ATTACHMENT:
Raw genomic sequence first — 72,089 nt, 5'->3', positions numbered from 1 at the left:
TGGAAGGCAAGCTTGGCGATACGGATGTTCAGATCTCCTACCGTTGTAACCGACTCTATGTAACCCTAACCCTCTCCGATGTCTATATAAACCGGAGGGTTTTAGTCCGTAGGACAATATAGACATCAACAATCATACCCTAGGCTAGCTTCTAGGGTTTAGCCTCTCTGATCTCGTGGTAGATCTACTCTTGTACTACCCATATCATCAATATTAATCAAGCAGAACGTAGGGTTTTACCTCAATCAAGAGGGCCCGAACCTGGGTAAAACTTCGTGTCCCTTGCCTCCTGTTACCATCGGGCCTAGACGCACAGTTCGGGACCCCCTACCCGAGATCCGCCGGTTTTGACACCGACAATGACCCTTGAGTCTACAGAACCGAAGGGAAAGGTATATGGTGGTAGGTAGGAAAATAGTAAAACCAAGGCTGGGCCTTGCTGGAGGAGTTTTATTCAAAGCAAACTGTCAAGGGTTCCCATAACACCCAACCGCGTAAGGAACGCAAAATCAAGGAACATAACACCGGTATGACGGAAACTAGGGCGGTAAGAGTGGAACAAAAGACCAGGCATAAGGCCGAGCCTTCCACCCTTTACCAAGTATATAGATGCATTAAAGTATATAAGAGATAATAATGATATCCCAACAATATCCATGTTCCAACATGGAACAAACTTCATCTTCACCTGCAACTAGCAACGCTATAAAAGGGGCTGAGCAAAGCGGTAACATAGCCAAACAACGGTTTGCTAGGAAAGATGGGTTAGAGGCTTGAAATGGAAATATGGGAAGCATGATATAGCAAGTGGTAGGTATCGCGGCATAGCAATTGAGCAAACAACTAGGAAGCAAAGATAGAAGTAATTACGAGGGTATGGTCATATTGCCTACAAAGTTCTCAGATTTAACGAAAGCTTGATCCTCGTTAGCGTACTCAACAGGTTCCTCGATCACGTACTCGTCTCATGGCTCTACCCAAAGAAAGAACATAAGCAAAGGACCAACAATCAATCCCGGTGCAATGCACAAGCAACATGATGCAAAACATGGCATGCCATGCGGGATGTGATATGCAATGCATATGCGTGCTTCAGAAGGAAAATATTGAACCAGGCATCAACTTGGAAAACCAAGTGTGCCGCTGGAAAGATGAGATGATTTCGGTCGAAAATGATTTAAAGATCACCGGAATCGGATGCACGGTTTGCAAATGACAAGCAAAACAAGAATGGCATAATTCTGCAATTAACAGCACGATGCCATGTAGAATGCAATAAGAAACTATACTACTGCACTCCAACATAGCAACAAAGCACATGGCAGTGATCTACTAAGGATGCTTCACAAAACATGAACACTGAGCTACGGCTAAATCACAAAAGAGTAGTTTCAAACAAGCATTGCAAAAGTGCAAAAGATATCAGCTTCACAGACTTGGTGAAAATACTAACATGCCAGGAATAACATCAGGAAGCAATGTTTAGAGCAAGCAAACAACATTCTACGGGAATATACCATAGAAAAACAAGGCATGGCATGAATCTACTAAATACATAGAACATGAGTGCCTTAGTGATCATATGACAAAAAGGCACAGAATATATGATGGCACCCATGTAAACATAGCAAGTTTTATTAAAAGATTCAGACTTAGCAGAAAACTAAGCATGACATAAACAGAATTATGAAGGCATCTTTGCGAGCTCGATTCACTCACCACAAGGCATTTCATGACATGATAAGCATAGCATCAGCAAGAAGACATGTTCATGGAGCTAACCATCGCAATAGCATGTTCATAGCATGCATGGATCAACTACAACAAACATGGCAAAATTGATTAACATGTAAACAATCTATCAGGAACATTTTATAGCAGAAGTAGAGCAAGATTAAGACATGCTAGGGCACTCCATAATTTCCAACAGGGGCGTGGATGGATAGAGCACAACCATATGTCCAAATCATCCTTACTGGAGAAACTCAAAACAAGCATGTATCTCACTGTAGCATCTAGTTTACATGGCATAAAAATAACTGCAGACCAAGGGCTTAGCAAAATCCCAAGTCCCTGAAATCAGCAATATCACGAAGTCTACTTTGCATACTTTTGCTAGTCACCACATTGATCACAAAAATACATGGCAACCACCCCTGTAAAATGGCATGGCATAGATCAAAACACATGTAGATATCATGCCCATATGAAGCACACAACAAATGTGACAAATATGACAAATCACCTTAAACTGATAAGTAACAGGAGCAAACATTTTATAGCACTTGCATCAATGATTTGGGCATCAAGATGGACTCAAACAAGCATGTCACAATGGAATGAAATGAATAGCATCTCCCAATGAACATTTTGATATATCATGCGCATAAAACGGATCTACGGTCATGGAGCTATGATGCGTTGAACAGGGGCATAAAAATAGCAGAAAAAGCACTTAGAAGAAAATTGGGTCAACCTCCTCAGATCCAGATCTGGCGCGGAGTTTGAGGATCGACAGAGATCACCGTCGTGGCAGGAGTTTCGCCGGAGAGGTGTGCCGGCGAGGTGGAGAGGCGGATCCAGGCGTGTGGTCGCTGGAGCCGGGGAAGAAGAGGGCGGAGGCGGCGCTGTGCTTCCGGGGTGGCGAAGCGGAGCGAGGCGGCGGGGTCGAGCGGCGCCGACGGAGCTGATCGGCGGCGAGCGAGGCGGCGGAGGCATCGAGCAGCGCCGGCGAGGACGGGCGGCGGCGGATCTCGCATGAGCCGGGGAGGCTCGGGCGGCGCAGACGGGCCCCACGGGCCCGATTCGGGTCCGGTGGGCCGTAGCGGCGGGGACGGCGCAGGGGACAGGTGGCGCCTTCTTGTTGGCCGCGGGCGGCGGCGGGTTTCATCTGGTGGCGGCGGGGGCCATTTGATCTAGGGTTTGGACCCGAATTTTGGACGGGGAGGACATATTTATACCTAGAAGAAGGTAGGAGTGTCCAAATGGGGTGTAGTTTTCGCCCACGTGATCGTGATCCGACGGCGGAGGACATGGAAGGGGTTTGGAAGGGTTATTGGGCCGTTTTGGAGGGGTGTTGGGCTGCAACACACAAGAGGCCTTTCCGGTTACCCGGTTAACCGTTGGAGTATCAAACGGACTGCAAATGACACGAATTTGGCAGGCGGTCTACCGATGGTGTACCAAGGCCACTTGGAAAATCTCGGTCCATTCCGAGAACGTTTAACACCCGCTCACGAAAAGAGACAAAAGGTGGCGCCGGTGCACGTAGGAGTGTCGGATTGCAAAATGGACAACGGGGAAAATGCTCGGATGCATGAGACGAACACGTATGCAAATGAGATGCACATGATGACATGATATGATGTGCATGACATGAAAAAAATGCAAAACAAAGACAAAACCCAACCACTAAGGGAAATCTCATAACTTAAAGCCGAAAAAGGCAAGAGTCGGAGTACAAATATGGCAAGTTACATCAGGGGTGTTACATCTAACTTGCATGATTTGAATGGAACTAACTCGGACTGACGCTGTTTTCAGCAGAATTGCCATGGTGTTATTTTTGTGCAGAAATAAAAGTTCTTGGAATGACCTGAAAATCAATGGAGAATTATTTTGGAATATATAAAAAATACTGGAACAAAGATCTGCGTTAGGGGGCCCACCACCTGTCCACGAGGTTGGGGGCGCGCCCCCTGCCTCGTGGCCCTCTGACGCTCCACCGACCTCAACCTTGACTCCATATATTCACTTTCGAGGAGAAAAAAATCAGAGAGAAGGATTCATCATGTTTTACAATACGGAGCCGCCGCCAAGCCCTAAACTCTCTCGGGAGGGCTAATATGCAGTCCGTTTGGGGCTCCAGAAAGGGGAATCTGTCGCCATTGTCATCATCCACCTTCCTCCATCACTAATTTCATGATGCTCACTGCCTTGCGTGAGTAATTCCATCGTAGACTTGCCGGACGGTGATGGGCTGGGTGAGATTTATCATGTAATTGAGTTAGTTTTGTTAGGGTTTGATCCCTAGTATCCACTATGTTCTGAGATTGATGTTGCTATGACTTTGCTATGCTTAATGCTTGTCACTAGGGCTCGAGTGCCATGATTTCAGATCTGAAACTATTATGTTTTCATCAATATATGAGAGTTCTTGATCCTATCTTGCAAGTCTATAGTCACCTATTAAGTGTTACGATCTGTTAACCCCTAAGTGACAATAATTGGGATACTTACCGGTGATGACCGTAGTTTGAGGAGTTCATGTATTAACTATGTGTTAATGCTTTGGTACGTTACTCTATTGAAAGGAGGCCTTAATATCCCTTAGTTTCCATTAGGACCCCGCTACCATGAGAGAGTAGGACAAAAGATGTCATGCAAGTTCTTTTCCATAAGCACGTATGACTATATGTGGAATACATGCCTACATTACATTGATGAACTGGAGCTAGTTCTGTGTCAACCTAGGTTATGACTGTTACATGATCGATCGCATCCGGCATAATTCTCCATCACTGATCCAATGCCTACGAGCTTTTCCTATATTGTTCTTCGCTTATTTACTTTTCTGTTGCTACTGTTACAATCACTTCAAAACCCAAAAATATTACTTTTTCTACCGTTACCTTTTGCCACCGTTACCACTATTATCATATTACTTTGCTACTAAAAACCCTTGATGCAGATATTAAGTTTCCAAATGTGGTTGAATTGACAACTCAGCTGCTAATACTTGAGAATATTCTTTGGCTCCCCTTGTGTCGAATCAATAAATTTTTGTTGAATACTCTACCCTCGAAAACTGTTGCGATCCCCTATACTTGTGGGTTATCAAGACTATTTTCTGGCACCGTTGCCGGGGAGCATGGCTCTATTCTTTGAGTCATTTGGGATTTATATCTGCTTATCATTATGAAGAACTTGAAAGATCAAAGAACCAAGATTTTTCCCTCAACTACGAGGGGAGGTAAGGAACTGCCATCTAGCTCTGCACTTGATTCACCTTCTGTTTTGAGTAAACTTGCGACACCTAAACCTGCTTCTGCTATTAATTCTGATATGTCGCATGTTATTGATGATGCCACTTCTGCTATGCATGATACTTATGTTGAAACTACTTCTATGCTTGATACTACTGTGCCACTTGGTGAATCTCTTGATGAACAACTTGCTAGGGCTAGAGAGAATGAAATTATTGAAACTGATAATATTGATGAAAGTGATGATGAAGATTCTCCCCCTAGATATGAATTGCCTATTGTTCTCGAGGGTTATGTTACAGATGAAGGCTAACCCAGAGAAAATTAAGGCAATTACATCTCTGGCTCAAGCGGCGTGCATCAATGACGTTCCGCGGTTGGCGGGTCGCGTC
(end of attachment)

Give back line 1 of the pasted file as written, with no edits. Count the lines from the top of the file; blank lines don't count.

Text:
Raw genomic sequence first — 72,089 nt, 5'->3', positions numbered from 1 at the left: